Via Solaris

The river that led humanity to the stars

Connecting the largest solar system colonies, the Via Solaris is a Hypersea lane that resembles a river and is easy to traverse by starship. Its course has changed over the years, as if it is actually meandering. This was considered relatively harmless until 38 years ago, when the Lupus Exonis System lost its access to the Via Solaris. Since then, governments started preparing for the worst case scenario.   The Via Solaris only requires low Relativity to navigate. The massive starships traversing it would never be able to use other Hypersea lanes, due to their size preventing them from obtaining higher Relativity levels. These large ships can transport both Terraforming Seeds and large armies, which is what made the Via Solaris so crucial to the spread of humanity across the galaxy.
Main shipping lane
Very low



For millennia, humanity dreamt of venturing into space. Yet to reach other stars within a lifetime, we needed a way to travel faster than light. The discovery of Hyperspace let our ancestors believe this dream was possible and in 2372 CE they first succeeded. From that point forth, their knowledge expanded.   What they discovered was that Hyperspace wasn't like normal space, bland and boring. Instead, the interaction of dark matter and dark energy caused it to have main pathways, weather-like conditions, even physical objects. It isn't just Hyperspace, to us it is a Hypersea.   And Sol System turned out to be lucky: It is connected to a calm part of the Hypersea, which allowed for easy navigation to other star systems. This calm part is what we now call Via Solaris, as it was the road that let us wander from the sun to other stars.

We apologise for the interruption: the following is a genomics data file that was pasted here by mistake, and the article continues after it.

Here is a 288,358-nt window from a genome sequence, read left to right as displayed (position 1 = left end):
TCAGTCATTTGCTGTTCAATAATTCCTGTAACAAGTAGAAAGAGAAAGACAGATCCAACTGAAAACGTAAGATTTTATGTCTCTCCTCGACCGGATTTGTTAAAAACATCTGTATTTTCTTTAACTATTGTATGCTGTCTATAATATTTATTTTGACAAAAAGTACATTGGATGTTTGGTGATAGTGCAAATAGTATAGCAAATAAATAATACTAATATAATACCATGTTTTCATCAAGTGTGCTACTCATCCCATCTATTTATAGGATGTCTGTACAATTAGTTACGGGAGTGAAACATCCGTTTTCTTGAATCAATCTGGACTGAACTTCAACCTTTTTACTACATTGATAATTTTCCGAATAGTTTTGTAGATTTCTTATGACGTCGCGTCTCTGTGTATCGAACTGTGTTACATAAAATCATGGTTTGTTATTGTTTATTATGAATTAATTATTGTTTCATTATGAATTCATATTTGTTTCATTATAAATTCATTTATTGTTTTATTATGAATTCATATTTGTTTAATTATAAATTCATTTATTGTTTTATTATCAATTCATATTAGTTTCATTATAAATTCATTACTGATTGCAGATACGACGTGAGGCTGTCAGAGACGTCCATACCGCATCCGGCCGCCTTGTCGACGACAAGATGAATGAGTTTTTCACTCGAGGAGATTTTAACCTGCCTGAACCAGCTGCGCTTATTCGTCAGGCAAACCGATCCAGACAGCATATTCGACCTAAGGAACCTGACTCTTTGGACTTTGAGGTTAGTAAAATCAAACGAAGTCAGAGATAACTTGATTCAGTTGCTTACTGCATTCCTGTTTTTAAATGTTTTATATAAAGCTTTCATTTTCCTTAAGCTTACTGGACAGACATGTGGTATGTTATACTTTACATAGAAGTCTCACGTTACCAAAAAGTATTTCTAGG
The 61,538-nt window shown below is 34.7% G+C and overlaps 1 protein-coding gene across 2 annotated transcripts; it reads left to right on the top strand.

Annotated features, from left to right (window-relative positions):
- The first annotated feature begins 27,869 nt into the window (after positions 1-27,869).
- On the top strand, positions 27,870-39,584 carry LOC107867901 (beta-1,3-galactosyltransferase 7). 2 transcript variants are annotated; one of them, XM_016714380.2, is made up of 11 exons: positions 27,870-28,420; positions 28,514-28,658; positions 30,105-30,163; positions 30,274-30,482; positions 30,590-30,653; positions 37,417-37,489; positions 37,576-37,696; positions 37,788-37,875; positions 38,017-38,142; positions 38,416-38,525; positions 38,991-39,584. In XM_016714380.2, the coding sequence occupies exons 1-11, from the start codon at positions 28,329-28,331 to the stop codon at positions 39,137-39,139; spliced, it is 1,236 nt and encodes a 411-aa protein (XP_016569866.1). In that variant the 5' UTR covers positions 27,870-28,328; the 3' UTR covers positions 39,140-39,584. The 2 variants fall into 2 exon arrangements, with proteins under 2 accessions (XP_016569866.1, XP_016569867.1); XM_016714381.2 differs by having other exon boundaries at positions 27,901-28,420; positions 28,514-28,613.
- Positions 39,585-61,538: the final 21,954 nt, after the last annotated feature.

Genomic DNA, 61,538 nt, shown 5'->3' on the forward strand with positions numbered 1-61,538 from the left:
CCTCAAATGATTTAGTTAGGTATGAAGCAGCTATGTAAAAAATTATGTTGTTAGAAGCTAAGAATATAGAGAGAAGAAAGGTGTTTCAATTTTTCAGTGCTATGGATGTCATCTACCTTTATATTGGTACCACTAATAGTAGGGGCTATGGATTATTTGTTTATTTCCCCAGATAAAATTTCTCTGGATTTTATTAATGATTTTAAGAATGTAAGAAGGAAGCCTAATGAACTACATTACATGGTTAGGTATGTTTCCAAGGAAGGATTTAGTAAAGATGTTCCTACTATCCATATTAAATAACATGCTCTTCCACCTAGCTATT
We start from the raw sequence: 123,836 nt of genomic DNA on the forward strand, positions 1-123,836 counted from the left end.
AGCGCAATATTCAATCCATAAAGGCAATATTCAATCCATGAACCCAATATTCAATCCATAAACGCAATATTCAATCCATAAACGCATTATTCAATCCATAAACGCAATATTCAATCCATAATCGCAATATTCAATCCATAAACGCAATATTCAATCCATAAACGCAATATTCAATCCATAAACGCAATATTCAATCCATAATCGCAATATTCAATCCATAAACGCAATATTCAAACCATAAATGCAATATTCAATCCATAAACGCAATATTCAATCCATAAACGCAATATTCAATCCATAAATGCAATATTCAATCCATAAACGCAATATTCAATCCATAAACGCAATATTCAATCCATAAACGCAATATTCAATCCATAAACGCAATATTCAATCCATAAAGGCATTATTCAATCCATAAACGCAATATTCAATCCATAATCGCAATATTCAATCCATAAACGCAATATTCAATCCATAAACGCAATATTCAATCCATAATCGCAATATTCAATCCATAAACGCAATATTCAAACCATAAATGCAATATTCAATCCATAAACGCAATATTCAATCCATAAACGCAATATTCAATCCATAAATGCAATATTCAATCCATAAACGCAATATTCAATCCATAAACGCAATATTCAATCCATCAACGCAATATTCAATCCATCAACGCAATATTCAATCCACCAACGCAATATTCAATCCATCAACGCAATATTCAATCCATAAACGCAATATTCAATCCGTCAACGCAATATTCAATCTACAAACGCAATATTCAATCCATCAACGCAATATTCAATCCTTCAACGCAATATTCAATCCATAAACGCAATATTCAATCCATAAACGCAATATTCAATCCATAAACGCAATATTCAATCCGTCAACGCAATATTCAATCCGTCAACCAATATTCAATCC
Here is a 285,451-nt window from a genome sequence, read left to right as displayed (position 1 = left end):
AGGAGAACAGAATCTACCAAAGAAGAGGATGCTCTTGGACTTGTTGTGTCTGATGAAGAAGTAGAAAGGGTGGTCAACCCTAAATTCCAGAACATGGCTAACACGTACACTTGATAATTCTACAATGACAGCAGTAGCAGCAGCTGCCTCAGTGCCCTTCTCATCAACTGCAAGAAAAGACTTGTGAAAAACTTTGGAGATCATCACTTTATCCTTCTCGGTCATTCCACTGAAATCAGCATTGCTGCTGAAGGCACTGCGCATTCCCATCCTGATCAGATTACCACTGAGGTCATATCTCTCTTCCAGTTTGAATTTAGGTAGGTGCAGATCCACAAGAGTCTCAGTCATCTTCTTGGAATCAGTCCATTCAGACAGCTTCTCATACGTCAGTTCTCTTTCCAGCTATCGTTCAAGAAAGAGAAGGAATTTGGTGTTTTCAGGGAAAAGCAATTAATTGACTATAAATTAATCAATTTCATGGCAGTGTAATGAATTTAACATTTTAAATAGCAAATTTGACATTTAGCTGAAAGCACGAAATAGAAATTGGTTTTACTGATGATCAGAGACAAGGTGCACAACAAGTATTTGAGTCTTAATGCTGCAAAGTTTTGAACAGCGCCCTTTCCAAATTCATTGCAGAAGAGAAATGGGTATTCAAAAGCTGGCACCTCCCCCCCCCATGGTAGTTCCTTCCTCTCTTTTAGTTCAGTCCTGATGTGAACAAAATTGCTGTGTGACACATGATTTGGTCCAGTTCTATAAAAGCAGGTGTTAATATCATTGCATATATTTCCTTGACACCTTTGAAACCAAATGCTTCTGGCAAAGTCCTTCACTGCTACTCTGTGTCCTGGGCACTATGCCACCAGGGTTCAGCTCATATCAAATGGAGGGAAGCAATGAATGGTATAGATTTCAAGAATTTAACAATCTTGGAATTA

Seeding the stars

While harder paths through the Hypersea were discovered and technology advanced to make proper use of those, the Via Solaris is still the big definer of humanity's larger settlements. The largest ships are incapable of sailing the harder paths, due to lacking both the Relativity and the ability to survive the rough waters, so to speak.   As a result, systems off the beaten path will not be terraformed as quickly. They're still popular for many different reasons, such as mining and more independence. But when twenty stronger ships are needed for the cargo space of one large ship, it simply is too costly to send large fleets.   Of course another problem these so-called Strata and Itinera face is piracy. Pirates don't need a massive fleet to raid for supplies, and the harder-to-reach places also allow them to sneak up on systems by avoiding the main routes.

Collapsing the curves

In 2773, disaster struck and showed that humanity still had much to learn about the Hypersea, when a curve of the Via Solaris broke off. The area had become rougher to sail, but none had expected a collapse.   The Lupis Exonis System had gone through a few natural disasters in the years beforehand, and heavily depended on importing food. One particular vessel, the CS Ramses, had been en route when the Via Solaris collapsed underneath it. It crashed out of Hyperspace and was considered lost. In reality the damaged ship sailed on until they could re-enter Hyperspace.   While smaller vessels did manage to reach the Lupis Exonis System, they could not bring in enough food for the entire population. Starvation and riots killed many while the system government tried to evacuate all they could. Then the damaged CS Ramses arrived, five months late. Without it, the system would have perished.   Since then, governments live in fear. What if their system is cut off next? What if we lose Sol instead, and with it access to all its factories? Every system desperately aims for self-sufficiency, while all are studying the Hypersea in the hopes that next time, we see the clouds before the storm.
"The entire ship just groaned. The sound of metal settling and stretching and dying. And then the alarms went off, while we crashed out of Hyperspace. Y'know, it's funny, back then all we could hear were the alarms. But in my dreams, I hear that second sound. The sound of Hyperspace falling apart around us, as it too got torn to shreds."
— Account of a crewmember of the CS Ramses
"You know the hype of adrenaline which turns into shock eventually? We spent literal days fixing the ship, counting the dead, trying to get everything up and running again. Drugged up so we stayed awake, because nobody knew how long the ship would last if we didn't fix it at once. The shock came after and never left."
— Account of a mechanic of the CS Ramses